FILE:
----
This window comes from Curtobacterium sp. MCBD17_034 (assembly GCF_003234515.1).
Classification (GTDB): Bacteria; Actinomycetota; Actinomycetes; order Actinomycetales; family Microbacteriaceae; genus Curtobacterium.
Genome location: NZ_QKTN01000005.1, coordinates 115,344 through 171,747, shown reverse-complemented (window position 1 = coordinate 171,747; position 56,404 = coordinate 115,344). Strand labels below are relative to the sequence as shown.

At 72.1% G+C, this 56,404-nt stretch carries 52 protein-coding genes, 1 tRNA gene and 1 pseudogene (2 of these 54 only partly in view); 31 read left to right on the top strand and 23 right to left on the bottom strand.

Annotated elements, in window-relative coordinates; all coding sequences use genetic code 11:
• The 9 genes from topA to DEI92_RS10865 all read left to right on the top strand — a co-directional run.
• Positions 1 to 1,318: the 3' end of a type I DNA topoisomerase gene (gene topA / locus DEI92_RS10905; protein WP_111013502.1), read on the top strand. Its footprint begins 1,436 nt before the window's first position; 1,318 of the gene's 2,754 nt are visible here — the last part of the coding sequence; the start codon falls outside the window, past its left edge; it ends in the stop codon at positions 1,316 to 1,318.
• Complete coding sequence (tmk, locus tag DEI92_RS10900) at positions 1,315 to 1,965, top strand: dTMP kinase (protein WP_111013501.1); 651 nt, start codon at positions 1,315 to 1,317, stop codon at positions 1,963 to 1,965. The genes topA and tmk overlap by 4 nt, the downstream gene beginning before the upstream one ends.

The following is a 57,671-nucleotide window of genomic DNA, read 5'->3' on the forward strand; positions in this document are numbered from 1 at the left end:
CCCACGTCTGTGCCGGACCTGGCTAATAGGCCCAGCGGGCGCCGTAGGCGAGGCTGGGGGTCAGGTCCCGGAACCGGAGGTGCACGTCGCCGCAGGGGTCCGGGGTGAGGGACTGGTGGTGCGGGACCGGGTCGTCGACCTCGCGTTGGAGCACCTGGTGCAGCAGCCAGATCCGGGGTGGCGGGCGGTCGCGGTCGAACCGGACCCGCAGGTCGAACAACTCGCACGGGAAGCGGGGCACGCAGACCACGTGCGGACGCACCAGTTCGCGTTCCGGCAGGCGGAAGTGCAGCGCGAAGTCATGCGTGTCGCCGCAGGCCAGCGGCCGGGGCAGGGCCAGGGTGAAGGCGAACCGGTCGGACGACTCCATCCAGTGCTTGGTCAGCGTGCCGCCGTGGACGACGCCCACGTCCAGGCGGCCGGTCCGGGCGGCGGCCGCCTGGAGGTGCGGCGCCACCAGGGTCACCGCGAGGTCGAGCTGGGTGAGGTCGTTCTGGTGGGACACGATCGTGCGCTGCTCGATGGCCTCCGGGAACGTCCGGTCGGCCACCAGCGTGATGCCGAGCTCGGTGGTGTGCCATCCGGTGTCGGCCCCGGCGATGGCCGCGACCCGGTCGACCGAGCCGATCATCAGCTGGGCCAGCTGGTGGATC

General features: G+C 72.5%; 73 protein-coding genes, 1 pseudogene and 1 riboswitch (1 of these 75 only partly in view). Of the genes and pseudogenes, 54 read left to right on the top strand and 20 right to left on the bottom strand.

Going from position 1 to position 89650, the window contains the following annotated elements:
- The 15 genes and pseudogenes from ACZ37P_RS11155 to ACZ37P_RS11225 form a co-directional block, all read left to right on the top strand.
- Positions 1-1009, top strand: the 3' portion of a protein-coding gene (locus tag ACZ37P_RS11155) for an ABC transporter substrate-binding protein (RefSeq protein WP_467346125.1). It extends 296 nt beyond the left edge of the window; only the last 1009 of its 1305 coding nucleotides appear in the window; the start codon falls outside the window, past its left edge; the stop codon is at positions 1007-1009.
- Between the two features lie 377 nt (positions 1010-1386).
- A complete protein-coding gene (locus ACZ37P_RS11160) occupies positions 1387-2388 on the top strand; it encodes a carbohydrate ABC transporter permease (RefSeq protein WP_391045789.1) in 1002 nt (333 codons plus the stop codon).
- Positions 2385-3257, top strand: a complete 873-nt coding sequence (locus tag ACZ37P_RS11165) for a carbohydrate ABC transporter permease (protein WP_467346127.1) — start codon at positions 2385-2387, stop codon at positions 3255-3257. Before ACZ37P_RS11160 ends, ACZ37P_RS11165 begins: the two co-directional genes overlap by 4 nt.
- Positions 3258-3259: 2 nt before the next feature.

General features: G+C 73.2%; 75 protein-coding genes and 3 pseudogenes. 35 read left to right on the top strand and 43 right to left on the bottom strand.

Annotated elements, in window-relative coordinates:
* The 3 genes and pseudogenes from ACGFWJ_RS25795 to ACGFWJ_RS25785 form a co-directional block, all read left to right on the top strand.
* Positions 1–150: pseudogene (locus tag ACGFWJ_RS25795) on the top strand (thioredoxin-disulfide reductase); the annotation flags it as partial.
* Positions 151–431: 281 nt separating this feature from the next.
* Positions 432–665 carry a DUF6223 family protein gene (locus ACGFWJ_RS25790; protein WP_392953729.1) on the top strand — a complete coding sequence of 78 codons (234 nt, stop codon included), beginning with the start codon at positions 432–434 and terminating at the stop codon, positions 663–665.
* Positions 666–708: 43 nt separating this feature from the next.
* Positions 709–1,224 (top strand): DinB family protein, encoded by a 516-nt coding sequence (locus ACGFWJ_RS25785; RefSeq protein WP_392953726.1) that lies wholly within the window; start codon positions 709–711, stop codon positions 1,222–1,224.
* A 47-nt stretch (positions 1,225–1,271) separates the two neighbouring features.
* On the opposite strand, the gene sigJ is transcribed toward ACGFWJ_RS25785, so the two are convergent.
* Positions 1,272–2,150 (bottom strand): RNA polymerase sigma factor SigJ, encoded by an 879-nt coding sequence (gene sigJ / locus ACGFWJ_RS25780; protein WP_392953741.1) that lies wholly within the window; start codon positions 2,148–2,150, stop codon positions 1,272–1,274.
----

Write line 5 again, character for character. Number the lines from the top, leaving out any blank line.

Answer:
Annotated elements, in window-relative coordinates; all coding sequences use genetic code 11: